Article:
Toxic Burrito Screen Printing Extravaganza!

Last Friday morning, as the first snowfall of the season lay spread across the ground, the Little Lake Learning Community students and volunteers participated in a DIY screen-printing workshop.  Led by former student and current volunteer Paige Brown-Danovi, the workshop provided students with a hands-on opportunity to print their own T-shirts and back-patches! The screen-printing design was created by Paige herself as a reference to “Toxic Burrito”, a song she wrote with the legendary Little Lake-originated band, “The Krill.”  Among eager workshop participants were students Max, Jenna and Asa, as well as volunteer Amory Zhou-Kourvo.

The Sustainable, Locally Sourced, Free-Range, Made-To-Order TOXIC Burrito!

Workshop participants worked their way through three separate piles of clothing and accessories, using one of three colors of a special water-based, screen-printing ink for each pile.  The first pile was printed in white ink, the second in black and the third was printed in red ink. The ink is a pudding consistency and comes in a can, and, according to Max, “It kind of smells like mushrooms!”

T-shirts, ink and design frame all ready to start!

More T-shirts ready to go!

Paige walked the participants and I through the entire printing process.  First, the article to be printed was laid out on the printing surface. T-shirts were pre-stuffed with a piece of scrap paper in the area to be printed so that the ink would not bleed through to the other side of the shirt.  The screen-printing frame was prepped ahead of time by Paige and laid out over the desired area to be printed. Ink was then spooned onto the top portion of the screen-printing frame and a squeegee was used to pull the ink across the frame from top to bottom.

Paige demonstrates to Max how to spoon ink onto the design frame.

Using the squeegee to transfer ink across the entire frame.

Admiring the finished product!

Paige encouraged the participants to use both hands and to go over the parts of the screen which had ink coverage gaps until they were uniformly covered.  Once the printing screen had been sufficiently inked, the frame was carefully lifted up. Participants had a chance to admire their work and then transfer the finished article to a cleared section of table or floor space to dry flat, ink-side up.  The design frame was then carefully washed by hand between ink colors.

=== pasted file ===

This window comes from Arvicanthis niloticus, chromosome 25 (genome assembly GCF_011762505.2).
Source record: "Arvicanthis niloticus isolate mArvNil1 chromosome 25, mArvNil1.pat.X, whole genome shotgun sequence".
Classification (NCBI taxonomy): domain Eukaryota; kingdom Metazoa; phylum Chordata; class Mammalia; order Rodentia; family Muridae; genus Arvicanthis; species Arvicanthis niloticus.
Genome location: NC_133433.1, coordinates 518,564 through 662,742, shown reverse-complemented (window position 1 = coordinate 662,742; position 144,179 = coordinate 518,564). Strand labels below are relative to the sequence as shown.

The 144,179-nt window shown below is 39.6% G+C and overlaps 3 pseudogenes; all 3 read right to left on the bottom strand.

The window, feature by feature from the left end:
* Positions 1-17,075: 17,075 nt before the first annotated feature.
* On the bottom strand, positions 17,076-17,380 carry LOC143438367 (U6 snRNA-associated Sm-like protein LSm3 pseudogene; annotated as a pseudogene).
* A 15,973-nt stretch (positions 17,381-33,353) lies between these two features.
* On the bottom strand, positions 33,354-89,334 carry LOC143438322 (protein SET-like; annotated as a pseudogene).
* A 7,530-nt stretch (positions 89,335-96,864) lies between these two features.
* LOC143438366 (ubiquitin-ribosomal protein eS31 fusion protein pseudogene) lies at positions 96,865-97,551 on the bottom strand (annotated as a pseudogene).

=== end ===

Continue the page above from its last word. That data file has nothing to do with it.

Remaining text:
Jenna prints her own T-shirt!

Asa tries a hand at the printing process!

Amory is excited by the finished product!


Paige explained that once the shirts were all printed, they would first need to air dry and then heat-set in order to retain color saturation.  Heat setting options include either using an iron or a hair dryer for a minute on the air-dried article, or just tossing it in the dryer for twenty minutes.

According to Paige, industrial printing works the same way as the DIY process does, from spreading the ink to heat-setting, except machines take care of the printing process and shirts are heat-set in a giant oven!

Paige washes the design frame in between ink colors.


Paige originally taught herself to screen-print through a combination of Internet resources and trial and error.  She is currently taking a printing class at Eastern Michigan University, where she is studying secondary education in her final year at the Early College Alliance high school program.  She can often be found at Little Lake on a Friday, sharing her talents and interests with students! At some point in the next few weeks, she plans to walk student Adam through screen-printing a T-shirt with a custom design of his cartoon character, “Glerg.”

The finished T-shirts air-dry and await heat-setting by Paige.